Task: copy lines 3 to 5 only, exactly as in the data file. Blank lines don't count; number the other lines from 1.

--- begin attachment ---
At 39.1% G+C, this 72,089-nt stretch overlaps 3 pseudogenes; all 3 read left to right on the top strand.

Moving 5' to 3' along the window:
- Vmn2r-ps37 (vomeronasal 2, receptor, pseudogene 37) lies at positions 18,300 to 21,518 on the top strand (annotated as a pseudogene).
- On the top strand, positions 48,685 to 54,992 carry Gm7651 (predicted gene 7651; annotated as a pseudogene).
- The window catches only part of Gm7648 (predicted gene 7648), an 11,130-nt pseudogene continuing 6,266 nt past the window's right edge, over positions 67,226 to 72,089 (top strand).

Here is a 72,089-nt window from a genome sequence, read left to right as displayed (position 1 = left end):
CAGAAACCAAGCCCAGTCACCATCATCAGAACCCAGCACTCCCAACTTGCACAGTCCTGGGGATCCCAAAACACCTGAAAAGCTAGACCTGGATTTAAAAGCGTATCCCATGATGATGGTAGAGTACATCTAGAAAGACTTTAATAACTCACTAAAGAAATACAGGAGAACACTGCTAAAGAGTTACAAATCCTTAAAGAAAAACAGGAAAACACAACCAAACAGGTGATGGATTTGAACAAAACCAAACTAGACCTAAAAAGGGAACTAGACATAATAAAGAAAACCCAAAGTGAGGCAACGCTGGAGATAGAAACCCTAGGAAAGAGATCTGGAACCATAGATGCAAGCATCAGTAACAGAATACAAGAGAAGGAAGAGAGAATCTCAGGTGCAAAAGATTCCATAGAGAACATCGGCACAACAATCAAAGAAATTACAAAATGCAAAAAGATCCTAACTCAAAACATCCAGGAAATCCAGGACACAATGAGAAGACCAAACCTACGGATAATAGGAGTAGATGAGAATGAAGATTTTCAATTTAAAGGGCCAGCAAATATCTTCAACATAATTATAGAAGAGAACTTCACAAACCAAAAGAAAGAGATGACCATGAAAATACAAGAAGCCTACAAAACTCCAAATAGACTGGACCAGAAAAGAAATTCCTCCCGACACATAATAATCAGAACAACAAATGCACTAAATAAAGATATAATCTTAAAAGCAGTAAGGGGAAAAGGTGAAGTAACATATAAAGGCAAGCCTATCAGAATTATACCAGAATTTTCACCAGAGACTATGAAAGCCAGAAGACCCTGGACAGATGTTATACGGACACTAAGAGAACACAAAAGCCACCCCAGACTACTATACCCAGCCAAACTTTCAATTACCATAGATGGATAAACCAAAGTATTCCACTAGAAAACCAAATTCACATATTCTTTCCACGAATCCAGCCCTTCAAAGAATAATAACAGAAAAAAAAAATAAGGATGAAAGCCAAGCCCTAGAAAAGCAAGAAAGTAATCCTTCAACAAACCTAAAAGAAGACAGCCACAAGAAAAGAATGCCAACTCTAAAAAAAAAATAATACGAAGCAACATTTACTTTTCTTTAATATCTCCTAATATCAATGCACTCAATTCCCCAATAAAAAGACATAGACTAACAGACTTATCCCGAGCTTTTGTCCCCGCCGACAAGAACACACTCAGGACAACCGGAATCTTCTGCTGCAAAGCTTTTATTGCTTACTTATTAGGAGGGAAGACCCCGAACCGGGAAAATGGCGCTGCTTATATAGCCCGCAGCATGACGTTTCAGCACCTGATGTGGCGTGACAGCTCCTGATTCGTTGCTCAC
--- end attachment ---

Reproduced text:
- Vmn2r-ps37 (vomeronasal 2, receptor, pseudogene 37) lies at positions 18,300 to 21,518 on the top strand (annotated as a pseudogene).
- On the top strand, positions 48,685 to 54,992 carry Gm7651 (predicted gene 7651; annotated as a pseudogene).
- The window catches only part of Gm7648 (predicted gene 7648), an 11,130-nt pseudogene continuing 6,266 nt past the window's right edge, over positions 67,226 to 72,089 (top strand).